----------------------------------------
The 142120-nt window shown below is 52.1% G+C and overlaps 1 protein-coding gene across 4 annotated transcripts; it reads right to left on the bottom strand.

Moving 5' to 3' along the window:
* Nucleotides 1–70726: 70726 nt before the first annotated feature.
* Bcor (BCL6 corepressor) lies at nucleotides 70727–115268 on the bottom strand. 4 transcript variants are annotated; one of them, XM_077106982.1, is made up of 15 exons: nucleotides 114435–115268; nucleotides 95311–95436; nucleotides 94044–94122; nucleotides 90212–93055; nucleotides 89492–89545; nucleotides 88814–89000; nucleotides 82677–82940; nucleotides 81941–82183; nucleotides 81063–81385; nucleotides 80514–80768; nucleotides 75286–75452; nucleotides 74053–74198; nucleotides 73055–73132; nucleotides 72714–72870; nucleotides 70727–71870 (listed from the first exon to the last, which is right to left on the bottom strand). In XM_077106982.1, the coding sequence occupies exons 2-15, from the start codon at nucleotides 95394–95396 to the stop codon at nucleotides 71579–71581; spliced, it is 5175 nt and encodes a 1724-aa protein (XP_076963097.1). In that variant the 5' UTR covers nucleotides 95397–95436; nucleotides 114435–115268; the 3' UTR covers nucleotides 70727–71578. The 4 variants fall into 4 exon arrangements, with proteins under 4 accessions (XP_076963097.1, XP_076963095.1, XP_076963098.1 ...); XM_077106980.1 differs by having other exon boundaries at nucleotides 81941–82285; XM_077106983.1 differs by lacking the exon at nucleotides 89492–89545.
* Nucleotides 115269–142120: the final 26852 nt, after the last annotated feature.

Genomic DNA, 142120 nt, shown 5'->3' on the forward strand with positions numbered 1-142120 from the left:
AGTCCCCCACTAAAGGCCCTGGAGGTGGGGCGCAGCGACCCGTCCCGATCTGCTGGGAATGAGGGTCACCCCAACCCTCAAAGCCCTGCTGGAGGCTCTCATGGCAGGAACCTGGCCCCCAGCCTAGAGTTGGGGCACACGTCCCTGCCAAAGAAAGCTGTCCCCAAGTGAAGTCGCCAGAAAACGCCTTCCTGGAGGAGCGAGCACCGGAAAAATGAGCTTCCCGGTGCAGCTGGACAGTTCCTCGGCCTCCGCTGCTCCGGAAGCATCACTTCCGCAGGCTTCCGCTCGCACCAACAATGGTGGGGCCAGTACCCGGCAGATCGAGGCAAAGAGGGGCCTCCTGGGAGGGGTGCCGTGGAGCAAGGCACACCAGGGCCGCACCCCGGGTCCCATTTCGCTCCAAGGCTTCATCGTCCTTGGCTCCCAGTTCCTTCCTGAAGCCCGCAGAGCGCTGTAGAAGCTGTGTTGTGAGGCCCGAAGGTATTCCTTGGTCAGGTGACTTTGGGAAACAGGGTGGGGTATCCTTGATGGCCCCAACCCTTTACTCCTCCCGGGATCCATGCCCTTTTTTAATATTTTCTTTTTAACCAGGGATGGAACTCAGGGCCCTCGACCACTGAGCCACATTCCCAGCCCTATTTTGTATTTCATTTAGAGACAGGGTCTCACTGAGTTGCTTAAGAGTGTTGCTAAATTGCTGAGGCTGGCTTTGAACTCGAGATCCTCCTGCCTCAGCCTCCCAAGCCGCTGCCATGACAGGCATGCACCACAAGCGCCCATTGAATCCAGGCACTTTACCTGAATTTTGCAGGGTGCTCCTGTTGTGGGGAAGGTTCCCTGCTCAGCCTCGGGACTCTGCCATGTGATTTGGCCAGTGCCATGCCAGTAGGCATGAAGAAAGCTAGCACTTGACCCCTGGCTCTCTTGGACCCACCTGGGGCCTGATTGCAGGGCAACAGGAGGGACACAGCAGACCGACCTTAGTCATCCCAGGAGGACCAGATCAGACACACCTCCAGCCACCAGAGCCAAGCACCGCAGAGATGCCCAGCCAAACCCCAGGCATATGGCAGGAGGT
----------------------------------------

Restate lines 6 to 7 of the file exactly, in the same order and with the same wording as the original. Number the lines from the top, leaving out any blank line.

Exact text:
Genomic DNA, 142120 nt, shown 5'->3' on the forward strand with positions numbered 1-142120 from the left:
AGTCCCCCACTAAAGGCCCTGGAGGTGGGGCGCAGCGACCCGTCCCGATCTGCTGGGAATGAGGGTCACCCCAACCCTCAAAGCCCTGCTGGAGGCTCTCATGGCAGGAACCTGGCCCCCAGCCTAGAGTTGGGGCACACGTCCCTGCCAAAGAAAGCTGTCCCCAAGTGAAGTCGCCAGAAAACGCCTTCCTGGAGGAGCGAGCACCGGAAAAATGAGCTTCCCGGTGCAGCTGGACAGTTCCTCGGCCTCCGCTGCTCCGGAAGCATCACTTCCGCAGGCTTCCGCTCGCACCAACAATGGTGGGGCCAGTACCCGGCAGATCGAGGCAAAGAGGGGCCTCCTGGGAGGGGTGCCGTGGAGCAAGGCACACCAGGGCCGCACCCCGGGTCCCATTTCGCTCCAAGGCTTCATCGTCCTTGGCTCCCAGTTCCTTCCTGAAGCCCGCAGAGCGCTGTAGAAGCTGTGTTGTGAGGCCCGAAGGTATTCCTTGGTCAGGTGACTTTGGGAAACAGGGTGGGGTATCCTTGATGGCCCCAACCCTTTACTCCTCCCGGGATCCATGCCCTTTTTTAATATTTTCTTTTTAACCAGGGATGGAACTCAGGGCCCTCGACCACTGAGCCACATTCCCAGCCCTATTTTGTATTTCATTTAGAGACAGGGTCTCACTGAGTTGCTTAAGAGTGTTGCTAAATTGCTGAGGCTGGCTTTGAACTCGAGATCCTCCTGCCTCAGCCTCCCAAGCCGCTGCCATGACAGGCATGCACCACAAGCGCCCATTGAATCCAGGCACTTTACCTGAATTTTGCAGGGTGCTCCTGTTGTGGGGAAGGTTCCCTGCTCAGCCTCGGGACTCTGCCATGTGATTTGGCCAGTGCCATGCCAGTAGGCATGAAGAAAGCTAGCACTTGACCCCTGGCTCTCTTGGACCCACCTGGGGCCTGATTGCAGGGCAACAGGAGGGACACAGCAGACCGACCTTAGTCATCCCAGGAGGACCAGATCAGACACACCTCCAGCCACCAGAGCCAAGCACCGCAGAGATGCCCAGCCAAACCCCAGGCATATGGCAGGAGGT